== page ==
The most important change in Windows 2000 is the inclusion of Active Directory, a fully qualified directory service. It's so important that if you're a systems administrator, you're likely to find coming to grips with Active Directory to be one of your biggest headaches. But it doesn't have to be that way, thanks to Windows 2000 Active Directory.
Written by a participant in the Windows 2000 Rapid Deployment Program,
Windows 2000 Active Directory delivers the practical, hands-on information you need to manage your site. Instead of filling pages with a screen-by-screen description of the graphical user interface, it focuses on the tasks you need to perform to manage your organization's directory effectively. The heavy emphasis on scripting with the ADSI will help you automate tasks to achieve greater reliability and save time.
Windows 2000 Active Directory is divided into three sections: The Basics, which provides an overview of the Active Directory technology and a detailed introduction to AD features.
Design, which describes mapping your organization's typology into the Active Directory schema; specific topics include the AD namespace and DNS, AD objects such as sites and domains, replication, group policies, and migration issues.
Scripting, which covers the powerful capabilities of the Active Directory Services Interface (ADSI), including ADSI's use with ActiveX Data Objects (ADO), Active Server Pages (ASP), and Visual Basic (VB).
Windows 2000 Active Directory is a practical guide to the new technology for the overworked system or network administrator. Whether you're working regularly in the Windows 2000 environment or just evaluating Windows 2000 in order to understand the design issues involved, this book builds the solid foundation you need to understand Active Directory and use it effectively.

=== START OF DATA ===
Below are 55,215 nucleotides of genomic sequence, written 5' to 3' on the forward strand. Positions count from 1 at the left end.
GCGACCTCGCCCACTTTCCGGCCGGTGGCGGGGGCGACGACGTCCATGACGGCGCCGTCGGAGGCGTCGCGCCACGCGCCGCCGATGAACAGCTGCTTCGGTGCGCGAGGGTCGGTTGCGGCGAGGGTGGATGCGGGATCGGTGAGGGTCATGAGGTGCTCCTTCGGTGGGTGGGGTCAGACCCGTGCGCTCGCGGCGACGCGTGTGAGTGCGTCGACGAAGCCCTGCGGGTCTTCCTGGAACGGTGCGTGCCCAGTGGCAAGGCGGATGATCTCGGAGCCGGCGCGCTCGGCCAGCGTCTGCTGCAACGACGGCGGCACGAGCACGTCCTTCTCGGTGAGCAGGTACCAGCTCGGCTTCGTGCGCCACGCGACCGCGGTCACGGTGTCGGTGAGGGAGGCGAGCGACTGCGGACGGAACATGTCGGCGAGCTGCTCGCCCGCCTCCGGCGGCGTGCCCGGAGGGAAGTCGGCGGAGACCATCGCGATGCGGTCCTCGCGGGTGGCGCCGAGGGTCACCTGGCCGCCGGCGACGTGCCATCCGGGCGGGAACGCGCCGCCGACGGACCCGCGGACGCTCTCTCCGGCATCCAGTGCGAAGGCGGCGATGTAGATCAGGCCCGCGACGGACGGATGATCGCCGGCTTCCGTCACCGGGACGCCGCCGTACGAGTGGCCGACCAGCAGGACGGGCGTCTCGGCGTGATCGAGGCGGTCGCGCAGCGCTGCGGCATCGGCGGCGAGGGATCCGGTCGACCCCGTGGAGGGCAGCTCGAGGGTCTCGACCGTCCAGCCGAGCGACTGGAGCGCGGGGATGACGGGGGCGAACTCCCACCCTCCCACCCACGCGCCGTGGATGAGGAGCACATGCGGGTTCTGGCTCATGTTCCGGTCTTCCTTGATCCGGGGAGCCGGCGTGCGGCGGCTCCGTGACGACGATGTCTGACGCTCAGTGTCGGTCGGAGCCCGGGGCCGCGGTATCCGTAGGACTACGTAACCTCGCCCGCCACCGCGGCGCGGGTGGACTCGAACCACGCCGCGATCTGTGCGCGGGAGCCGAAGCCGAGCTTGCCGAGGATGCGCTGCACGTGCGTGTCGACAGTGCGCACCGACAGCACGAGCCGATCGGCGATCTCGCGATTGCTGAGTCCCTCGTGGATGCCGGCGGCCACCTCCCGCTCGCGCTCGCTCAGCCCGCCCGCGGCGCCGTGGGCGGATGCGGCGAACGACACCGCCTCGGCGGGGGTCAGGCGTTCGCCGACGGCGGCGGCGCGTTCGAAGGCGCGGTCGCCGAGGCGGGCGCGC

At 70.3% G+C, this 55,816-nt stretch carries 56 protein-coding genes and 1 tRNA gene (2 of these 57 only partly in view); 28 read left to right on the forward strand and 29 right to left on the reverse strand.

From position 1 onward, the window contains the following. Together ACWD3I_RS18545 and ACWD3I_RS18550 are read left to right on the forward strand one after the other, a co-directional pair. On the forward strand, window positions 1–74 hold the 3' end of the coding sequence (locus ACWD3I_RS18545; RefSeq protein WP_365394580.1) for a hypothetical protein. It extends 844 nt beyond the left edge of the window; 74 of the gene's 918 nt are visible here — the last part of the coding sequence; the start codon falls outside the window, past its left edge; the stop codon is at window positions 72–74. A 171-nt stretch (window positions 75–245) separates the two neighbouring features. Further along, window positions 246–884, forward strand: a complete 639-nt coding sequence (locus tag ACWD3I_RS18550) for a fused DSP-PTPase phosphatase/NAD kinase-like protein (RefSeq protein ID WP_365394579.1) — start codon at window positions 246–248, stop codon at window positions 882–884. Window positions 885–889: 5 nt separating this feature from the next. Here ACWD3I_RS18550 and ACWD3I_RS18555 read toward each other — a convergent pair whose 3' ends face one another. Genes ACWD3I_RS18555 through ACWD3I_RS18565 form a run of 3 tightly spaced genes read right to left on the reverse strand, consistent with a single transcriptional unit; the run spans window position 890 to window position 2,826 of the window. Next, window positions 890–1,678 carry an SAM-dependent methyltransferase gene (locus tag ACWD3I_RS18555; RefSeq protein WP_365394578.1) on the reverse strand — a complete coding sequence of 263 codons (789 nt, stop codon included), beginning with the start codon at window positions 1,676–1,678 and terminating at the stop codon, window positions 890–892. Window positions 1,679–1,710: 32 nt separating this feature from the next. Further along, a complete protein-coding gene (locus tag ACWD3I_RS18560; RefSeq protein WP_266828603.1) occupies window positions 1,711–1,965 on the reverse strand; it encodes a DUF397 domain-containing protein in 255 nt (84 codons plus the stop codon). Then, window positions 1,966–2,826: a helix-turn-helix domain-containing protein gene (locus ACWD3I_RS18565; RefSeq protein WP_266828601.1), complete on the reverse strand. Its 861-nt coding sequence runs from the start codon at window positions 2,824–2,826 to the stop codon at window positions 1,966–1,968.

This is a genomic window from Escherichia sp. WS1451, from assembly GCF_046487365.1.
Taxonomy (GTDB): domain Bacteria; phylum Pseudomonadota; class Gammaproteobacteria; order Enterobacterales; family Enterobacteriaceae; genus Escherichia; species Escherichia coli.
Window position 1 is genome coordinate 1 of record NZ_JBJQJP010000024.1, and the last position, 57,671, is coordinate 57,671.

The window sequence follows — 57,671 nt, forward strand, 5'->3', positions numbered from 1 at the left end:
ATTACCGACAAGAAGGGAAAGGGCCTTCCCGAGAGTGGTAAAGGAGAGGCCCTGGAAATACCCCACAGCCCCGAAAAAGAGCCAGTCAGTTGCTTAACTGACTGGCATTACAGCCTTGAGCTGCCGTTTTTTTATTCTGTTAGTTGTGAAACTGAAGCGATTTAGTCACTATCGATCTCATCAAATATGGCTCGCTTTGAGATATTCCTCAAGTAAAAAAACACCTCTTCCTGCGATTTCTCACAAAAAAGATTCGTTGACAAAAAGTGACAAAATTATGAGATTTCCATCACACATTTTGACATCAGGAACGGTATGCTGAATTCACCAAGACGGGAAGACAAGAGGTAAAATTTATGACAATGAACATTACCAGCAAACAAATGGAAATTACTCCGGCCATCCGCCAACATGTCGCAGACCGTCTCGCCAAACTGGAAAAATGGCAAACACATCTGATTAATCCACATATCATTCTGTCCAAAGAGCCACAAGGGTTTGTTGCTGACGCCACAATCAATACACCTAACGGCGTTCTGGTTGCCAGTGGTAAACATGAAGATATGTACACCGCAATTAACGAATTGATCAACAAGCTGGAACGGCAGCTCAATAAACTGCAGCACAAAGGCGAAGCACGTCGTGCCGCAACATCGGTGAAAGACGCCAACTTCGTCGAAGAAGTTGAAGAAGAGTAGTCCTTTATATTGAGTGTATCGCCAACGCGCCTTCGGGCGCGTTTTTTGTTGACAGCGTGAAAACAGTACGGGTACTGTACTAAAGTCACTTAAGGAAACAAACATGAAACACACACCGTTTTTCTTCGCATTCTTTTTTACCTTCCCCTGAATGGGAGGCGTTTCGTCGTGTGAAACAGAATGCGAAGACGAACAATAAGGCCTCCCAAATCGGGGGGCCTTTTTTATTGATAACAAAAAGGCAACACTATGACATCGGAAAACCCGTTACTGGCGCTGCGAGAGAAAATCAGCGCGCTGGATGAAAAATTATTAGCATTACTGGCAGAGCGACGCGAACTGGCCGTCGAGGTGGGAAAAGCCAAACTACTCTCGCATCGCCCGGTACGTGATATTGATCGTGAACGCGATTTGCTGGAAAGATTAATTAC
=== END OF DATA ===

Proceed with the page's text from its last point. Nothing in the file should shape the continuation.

About the Author
Alistair G. Lowe-Norris is an Architectural Enterprise Strategy Consultant for Microsoft UK. During the writing of the first version of this book he worked for Leicester University as the project manager and technical lead of the Rapid Deployment Program for Windows 2000. During his time there, Leicester was part of Microsoft's U.K. and U.S. Rapid Deployment Programs for Windows 2000, and was responsible for rolling out what turned out to be one of the world's largest deployments of Windows 2000 preceding release of the final product. Since 1998 he has been the technical editor and a monthly columnist for the Windows Scripting Solutions magazine and a technical editor and author for Windows & .Net Magazine (previously Windows NT Magazine and Windows 2000 Magazine). In addition he is an author and editor for various other publications and online sites worldwide. He holds various Microsoft and other accreditations and has been using Windows 2000 and its descendents daily since October 1997. He lives in Leicester, UK.